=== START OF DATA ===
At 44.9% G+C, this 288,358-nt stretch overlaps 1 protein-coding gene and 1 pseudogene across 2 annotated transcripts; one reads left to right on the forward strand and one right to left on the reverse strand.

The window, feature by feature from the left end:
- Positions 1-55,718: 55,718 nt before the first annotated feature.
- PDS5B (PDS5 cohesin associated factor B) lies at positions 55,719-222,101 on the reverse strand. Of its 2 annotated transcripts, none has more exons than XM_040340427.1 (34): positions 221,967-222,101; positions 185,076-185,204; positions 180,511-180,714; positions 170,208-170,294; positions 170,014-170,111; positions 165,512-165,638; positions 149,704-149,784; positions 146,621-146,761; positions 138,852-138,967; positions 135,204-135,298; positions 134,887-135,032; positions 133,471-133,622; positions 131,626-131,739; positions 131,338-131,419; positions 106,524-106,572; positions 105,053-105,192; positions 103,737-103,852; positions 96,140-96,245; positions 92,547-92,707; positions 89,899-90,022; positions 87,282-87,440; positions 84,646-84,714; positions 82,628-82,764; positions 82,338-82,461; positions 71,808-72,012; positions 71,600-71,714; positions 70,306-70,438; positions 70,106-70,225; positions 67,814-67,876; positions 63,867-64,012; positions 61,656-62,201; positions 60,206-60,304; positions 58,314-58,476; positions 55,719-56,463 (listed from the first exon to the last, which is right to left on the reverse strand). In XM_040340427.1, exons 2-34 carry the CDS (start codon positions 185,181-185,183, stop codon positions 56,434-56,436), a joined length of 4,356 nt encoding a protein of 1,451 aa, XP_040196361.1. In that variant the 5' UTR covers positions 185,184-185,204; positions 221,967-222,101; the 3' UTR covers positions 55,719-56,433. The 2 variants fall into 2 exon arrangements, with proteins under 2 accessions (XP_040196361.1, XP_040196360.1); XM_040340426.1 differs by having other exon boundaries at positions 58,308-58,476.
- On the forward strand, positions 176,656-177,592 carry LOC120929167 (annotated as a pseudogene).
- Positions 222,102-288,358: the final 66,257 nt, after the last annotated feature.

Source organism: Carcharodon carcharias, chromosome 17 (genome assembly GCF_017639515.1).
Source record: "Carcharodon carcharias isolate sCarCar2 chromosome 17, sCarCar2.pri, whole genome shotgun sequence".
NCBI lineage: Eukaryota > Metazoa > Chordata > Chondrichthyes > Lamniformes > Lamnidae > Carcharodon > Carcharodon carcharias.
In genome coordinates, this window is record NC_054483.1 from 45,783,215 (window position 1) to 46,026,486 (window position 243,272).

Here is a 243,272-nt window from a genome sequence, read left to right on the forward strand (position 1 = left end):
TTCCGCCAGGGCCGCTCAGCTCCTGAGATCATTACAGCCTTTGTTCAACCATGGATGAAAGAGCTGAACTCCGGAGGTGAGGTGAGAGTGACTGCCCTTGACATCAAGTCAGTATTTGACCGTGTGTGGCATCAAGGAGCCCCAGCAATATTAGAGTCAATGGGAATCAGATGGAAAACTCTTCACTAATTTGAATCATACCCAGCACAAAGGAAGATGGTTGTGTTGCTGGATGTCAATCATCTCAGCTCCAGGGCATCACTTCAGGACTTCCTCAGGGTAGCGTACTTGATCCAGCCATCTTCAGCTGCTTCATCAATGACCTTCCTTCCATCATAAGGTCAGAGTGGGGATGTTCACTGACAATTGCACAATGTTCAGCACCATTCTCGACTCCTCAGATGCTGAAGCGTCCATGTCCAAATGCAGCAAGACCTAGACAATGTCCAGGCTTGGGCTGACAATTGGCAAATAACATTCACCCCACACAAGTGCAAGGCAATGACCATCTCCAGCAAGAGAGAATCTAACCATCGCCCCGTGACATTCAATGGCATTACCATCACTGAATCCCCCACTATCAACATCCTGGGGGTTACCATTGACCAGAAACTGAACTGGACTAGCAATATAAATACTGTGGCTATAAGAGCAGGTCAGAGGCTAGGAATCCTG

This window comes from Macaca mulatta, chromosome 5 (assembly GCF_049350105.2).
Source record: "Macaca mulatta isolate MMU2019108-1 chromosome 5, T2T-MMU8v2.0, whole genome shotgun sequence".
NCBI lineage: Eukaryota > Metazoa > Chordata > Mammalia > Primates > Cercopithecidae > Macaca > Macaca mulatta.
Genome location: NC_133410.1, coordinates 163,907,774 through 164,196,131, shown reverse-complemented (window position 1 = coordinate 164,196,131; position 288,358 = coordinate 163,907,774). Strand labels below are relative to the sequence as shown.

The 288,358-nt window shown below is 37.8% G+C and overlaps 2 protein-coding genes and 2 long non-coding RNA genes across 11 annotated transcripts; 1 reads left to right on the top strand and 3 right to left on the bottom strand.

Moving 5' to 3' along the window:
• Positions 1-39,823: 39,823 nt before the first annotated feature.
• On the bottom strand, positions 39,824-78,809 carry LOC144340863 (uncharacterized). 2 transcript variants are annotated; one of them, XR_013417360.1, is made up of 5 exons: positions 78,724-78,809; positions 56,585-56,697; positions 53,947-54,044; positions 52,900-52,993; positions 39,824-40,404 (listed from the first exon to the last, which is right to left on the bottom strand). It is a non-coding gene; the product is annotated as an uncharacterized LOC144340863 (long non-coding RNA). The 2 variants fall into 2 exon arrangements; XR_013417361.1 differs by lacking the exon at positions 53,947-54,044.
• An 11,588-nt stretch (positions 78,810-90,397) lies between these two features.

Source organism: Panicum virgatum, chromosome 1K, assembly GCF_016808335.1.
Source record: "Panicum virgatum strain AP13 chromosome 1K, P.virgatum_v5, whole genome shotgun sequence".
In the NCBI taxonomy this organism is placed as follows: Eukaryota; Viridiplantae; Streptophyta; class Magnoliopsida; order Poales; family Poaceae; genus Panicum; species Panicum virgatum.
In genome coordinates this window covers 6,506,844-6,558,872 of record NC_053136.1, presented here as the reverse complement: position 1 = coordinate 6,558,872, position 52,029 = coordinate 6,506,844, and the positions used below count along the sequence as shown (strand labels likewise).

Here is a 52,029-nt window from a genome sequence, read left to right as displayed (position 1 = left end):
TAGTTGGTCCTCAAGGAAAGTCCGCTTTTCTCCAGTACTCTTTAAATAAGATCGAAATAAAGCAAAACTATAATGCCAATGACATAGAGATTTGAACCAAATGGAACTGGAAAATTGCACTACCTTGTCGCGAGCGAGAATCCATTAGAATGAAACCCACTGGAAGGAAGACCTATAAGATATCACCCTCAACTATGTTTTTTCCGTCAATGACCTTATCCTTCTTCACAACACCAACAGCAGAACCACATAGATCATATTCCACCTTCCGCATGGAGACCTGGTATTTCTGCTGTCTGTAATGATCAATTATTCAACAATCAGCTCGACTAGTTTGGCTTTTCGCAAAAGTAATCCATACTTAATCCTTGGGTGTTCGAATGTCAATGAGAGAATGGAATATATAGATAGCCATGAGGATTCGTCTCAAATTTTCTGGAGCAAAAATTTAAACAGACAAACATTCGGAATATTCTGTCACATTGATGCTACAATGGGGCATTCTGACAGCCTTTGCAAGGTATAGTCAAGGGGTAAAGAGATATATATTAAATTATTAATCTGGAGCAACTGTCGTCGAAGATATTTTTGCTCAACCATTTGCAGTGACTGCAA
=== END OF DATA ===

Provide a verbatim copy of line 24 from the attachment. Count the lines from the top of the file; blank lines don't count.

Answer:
In the NCBI taxonomy this organism is placed as follows: Eukaryota; Viridiplantae; Streptophyta; class Magnoliopsida; order Poales; family Poaceae; genus Panicum; species Panicum virgatum.